Good luck!

      DGI

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    3. Hi Peter,

      You are correct that as long as the dividend is stable and growing, the retiree should not be as worried as the retiree which will have to sell assets regularly to fund their expenses. I would have hated having to sell my shares at rock bottom prices if I were retired and if I had to sell shares every month from 2000 - 2003 and 2007 - 2009.

      And yes, having an exit plan is important too - a dividend cut is more like the last resort of proof that things are as bad as they seem at the company level. Monitoring investments is an important part of the process.

      Best Regards,

      DGI

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  3. Hi DGI,

    Thanks for the post. Definitely a loot of good principles in here that I'm glad to be reminded of. Especially concerning equities and how they go up over time without fail as they do represent businesses, and aren't just numbers on the screen and certificates of ownership in your hand!

    Best Regards,
    DB

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    1. Businesses do eventually recover if you allow them time and you do not panic, and you keep reinvesting those dividends. However, it is also likely that periods of poor returns are followed by periods of good returns. This is why it is important to avoid overpaying and selecting quality companies which stand a chance of paying and raising dividends when things get tough.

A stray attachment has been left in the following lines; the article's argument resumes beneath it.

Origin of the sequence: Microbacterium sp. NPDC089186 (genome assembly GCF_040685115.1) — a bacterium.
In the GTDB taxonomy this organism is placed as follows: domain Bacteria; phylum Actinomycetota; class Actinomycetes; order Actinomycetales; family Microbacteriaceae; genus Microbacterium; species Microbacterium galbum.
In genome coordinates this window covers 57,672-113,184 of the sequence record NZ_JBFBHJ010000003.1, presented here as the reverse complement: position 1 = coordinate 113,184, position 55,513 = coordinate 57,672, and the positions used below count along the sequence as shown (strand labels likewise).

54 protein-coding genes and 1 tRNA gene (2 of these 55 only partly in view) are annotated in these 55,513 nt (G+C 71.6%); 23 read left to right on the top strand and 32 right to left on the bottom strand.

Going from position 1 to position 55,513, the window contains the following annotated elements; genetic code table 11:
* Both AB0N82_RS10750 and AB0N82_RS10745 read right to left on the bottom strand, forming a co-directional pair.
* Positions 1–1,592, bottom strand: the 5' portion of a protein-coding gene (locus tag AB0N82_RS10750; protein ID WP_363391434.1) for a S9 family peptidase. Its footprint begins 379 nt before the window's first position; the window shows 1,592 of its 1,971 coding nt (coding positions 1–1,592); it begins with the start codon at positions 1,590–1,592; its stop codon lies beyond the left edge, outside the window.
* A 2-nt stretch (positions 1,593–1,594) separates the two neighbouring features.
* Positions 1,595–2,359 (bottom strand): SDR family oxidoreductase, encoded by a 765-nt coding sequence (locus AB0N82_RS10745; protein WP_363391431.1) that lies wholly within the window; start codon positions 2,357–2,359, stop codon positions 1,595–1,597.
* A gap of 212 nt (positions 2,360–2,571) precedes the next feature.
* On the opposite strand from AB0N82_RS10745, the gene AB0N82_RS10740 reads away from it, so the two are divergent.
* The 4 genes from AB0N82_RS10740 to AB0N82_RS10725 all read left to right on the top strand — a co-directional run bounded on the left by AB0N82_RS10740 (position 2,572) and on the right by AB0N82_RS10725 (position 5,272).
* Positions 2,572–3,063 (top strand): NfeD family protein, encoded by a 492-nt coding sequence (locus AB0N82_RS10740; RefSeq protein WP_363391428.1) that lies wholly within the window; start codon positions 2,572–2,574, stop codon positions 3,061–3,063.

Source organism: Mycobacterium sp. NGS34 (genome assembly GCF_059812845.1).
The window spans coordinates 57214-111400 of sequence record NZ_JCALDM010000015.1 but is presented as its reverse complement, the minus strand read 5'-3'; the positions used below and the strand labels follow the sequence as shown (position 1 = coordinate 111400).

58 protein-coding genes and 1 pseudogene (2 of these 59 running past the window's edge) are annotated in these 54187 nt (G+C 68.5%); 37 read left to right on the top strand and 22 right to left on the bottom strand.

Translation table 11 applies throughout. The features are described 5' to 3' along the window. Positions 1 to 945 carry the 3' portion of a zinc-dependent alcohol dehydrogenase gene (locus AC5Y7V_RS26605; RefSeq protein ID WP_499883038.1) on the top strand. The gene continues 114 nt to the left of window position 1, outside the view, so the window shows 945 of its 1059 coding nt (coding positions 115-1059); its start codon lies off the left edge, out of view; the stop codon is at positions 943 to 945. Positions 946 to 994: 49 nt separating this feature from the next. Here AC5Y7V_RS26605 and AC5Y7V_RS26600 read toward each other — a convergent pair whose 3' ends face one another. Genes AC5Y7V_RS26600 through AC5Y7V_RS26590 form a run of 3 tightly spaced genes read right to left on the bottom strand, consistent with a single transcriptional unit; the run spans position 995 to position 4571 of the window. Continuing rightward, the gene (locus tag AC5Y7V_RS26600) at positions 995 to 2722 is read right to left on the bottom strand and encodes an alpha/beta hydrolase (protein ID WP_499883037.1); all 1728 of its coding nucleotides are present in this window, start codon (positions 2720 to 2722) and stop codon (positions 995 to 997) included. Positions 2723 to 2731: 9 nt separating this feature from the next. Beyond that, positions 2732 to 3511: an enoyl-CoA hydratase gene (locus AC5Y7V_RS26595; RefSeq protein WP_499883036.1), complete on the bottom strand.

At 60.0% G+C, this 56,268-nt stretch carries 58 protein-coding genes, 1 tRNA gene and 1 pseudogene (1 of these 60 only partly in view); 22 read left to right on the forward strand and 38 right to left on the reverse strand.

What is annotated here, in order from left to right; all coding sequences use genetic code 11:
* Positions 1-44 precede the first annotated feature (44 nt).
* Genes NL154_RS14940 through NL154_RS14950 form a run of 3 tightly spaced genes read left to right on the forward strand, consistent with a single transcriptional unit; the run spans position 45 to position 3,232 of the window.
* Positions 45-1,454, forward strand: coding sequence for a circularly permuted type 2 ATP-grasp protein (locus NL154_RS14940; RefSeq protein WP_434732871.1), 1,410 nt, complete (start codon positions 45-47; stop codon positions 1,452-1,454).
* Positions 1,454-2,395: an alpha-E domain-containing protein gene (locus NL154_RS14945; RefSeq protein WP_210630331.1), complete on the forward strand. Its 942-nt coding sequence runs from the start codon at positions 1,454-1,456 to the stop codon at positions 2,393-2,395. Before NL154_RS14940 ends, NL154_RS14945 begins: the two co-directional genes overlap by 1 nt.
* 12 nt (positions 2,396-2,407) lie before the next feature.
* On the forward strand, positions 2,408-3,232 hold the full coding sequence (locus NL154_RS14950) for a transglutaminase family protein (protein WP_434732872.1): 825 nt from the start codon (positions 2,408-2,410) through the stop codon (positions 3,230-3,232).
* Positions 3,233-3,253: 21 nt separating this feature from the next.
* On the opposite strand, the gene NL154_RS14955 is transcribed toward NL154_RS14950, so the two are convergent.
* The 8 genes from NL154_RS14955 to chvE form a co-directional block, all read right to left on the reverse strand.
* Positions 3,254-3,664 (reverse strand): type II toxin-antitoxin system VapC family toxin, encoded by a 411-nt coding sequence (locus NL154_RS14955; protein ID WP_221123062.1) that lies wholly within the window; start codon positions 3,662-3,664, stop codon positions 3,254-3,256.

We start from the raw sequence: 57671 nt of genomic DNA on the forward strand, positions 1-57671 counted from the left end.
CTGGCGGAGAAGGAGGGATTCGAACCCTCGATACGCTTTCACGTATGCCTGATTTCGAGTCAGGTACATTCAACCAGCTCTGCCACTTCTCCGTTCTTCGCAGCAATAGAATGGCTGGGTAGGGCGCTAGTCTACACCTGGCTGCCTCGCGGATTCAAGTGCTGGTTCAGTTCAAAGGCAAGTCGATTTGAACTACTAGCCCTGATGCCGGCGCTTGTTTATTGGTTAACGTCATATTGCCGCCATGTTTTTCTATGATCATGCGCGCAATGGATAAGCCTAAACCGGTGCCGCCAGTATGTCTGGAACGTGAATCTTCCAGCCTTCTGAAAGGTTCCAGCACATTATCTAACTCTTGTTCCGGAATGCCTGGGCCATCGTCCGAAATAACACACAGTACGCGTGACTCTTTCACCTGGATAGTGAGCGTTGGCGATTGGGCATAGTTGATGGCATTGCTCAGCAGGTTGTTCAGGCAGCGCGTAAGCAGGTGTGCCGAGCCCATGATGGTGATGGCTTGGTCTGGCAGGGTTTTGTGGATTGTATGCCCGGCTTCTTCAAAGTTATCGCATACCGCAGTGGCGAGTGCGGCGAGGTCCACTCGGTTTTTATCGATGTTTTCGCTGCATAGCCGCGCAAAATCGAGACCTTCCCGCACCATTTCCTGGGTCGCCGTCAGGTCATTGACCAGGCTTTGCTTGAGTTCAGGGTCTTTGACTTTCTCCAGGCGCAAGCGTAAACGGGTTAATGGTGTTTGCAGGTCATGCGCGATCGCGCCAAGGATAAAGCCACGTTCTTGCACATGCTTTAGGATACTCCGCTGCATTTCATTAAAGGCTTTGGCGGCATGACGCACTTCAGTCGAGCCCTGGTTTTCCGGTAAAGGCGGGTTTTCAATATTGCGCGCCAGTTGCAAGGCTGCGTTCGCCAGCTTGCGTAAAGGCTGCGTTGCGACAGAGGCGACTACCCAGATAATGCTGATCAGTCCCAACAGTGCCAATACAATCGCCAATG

Best Regards,

      DGI

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  4. Great summary, simple principles but not always so simple to follow. Your 3rd concept is why I now like to say "investing in companies" rather than "buying stocks" to really confirm what I am doing =)

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    1. I love simple ideas, which are packed with insight and actionable content. Compound interest is the cornerstone of any investment strategy out there. You sre correct that stocks are ownership pieces of actual businesses. Over a period of 20 - 30 years, a large part of return will be dependent on how the business does and what valuation you entered it at. In our instant gratification culture today however, most look at stocks like a gambler approaches the casino floor in Vegas.